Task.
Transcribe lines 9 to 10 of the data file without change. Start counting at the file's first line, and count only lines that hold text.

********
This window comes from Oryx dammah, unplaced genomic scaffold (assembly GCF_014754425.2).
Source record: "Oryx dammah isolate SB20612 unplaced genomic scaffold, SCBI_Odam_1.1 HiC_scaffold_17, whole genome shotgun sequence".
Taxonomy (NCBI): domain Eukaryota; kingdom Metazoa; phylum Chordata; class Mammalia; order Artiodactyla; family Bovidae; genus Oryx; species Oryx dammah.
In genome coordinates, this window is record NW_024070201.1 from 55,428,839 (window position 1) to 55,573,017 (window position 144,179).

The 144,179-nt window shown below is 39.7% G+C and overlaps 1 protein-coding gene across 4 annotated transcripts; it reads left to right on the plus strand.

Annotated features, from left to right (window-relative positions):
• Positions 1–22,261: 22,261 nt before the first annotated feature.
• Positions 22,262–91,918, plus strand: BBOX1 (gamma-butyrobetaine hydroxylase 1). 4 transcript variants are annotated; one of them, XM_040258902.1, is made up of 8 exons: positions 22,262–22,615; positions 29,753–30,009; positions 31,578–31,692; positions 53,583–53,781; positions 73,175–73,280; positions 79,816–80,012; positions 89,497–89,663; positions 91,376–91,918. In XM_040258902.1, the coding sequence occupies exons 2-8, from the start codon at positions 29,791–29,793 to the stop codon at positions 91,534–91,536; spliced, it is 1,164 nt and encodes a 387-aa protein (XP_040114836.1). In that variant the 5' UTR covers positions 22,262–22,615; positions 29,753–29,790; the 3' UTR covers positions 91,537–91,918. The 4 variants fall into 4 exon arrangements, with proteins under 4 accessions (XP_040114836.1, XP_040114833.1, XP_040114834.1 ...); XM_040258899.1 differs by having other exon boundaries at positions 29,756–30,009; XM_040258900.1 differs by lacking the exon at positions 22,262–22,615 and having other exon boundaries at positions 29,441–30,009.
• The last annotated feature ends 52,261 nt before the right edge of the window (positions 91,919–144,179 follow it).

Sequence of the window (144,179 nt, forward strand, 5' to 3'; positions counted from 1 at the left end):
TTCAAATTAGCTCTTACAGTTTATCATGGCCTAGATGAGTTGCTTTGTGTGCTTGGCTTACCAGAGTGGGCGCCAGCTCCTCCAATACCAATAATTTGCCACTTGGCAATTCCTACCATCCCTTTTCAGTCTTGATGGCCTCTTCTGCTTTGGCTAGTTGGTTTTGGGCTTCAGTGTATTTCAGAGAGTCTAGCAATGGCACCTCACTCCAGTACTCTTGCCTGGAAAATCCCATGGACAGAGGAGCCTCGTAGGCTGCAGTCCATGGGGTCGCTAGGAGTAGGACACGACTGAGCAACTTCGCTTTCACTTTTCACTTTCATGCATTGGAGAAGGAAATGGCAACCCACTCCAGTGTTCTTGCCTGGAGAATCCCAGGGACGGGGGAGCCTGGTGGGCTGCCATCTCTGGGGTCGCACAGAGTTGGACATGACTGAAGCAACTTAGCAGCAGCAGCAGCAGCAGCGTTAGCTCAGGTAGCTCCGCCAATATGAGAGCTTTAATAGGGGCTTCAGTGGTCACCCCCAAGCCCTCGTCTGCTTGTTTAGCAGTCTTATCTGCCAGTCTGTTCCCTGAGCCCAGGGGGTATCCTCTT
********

• The last annotated feature ends 52,261 nt before the right edge of the window (positions 91,919–144,179 follow it).

Sequence of the window (144,179 nt, forward strand, 5' to 3'; positions counted from 1 at the left end):